The Future of Your 401(k)


The Future of Your 401(k)

Overhaul is almosts certain. A consensus is building for some sort of nest-egg guarantee.

Since the stock market's peak in October 2007, investors have lost as much as $2.5 trillion in their 401(k) and IRA accounts. Layer that anguish on top of existing frustrations with 401(k) plans -- that hidden fees nibble away at returns, balances are inadequate, and less than half of U.S. workers even have access to one -- and the question arises: Are 401(k)s a failed experiment, or are they just in need of tweaking?

We think that 401(k)s are a boon to retirement savers, if they can just hold fast to sound investment principles and summon some patience (see TLC for Your 401(k)). Nonetheless, it's clear that reform is on the way, says Alicia Munnell, director of the Center for Retirement Research at Boston College. "Because of the financial crisis, there's more interest in pension reform than I'd ever anticipated."

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The most controversial proposal comes from Teresa Ghilarducci, a professor at The New School for Social Research, in New York City. Her Guaranteed Retirement Accounts would mandate an annual investment of 5% of wages in a government-run fund that would pay a guaranteed 3% return after inflation. Early withdrawals would not be allowed, and most of the payout at retirement would be as an annuity so that retirees wouldn't outlive their savings.

A $600 annual credit for all taxpayers would enable even the lowest-income workers to save. Ghilarducci suggested paying for the credit by eliminating the tax break for contributing to a 401(k), a break she says benefits high-wage earners. The credit would offset the loss of the 401(k) break for those making $75,000 or less. But going after 401(k) tax breaks caused such an outcry that she now says, "If I had to do it over, I would not make that part of the plan."


Critics call Ghilarducci's plan extreme and quibble with its assumptions. But she's not the only one calling for more predictability. Says Munnell: "There needs to be a new tier of retirement saving that is mandatory, that supplements Social Security and that is protected against market fluctuations."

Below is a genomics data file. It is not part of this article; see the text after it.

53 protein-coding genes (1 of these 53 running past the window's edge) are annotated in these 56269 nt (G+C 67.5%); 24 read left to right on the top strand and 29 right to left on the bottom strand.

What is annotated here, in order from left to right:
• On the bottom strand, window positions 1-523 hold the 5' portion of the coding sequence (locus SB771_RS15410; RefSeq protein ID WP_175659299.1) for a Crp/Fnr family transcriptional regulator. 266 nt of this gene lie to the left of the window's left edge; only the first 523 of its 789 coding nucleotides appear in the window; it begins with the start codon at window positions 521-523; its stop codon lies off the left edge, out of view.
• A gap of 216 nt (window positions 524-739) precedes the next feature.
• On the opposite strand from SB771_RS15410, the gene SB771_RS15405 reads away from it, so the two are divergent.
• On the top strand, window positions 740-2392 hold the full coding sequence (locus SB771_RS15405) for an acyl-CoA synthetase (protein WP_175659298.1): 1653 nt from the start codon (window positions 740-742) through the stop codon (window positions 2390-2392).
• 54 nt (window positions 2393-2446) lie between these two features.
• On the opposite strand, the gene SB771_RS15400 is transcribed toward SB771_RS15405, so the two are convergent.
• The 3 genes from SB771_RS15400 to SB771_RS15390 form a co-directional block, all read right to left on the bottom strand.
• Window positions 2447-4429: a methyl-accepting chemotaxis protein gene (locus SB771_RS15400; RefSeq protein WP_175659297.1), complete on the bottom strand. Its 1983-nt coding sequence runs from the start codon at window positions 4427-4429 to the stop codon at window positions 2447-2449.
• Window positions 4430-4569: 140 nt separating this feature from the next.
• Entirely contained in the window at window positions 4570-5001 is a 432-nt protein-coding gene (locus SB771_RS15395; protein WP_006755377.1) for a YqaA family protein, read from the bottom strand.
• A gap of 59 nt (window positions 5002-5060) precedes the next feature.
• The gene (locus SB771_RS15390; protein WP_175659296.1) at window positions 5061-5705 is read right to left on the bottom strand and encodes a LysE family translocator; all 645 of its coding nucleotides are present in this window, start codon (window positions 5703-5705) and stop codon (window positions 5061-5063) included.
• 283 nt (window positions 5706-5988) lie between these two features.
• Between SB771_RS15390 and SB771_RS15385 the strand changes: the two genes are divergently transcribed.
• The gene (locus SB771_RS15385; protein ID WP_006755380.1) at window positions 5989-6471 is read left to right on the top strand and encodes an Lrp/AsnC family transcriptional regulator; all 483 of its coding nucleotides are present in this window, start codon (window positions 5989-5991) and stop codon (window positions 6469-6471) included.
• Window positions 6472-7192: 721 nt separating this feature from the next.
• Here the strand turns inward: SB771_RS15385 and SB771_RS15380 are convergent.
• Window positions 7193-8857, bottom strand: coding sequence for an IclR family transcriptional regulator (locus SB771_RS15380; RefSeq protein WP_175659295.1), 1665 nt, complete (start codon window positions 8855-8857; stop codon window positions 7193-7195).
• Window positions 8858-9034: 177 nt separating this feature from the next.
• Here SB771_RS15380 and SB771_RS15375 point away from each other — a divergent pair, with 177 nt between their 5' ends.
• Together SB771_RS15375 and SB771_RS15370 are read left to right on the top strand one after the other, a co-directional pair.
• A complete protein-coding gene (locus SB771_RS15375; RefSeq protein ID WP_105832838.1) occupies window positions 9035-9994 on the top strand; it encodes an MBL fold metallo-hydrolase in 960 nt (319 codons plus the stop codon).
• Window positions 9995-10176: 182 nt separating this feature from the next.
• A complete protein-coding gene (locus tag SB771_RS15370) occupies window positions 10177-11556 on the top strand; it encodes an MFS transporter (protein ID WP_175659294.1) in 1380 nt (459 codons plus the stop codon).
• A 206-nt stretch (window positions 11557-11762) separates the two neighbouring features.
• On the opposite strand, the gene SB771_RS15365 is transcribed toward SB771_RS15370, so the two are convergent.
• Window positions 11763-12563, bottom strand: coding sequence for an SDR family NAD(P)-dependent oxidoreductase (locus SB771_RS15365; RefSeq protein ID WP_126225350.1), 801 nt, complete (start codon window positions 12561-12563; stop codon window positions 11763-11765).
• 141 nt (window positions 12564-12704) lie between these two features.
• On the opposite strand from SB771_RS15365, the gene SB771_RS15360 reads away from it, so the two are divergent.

Another scholar, J. Mark Iwry, of the Brookings Institution, says the worst thing about 401(k)s is that only about half of U.S. workers have access to a plan. His solution: automatic IRAs. Employers who do not sponsor a 401(k) would act as administrative conduits between employees and an IRA funded via automatic payroll deductions. "Automatic enrollment is even more necessary now than before the financial crisis," says Iwry. "It's one thing to decide to invest more cautiously. It's another not to save altogether."

Temporary responses to the financial meltdown could include eliminating tax penalties for early 401(k) withdrawals. Postponing mandatory distributions at age 70 would give older savers a chance to recoup their losses. Investors can expect more offerings of guaranteed-income products in 2009, including annuities and stable-value funds that provide a floor against losses. Lawmakers have recently introduced bills calling for more-transparent disclosure of 401(k) fees, and the U.S. Department of Labor is working on regulations to that effect. So we'll soon know even more about how our 401(k)s are working -- or not.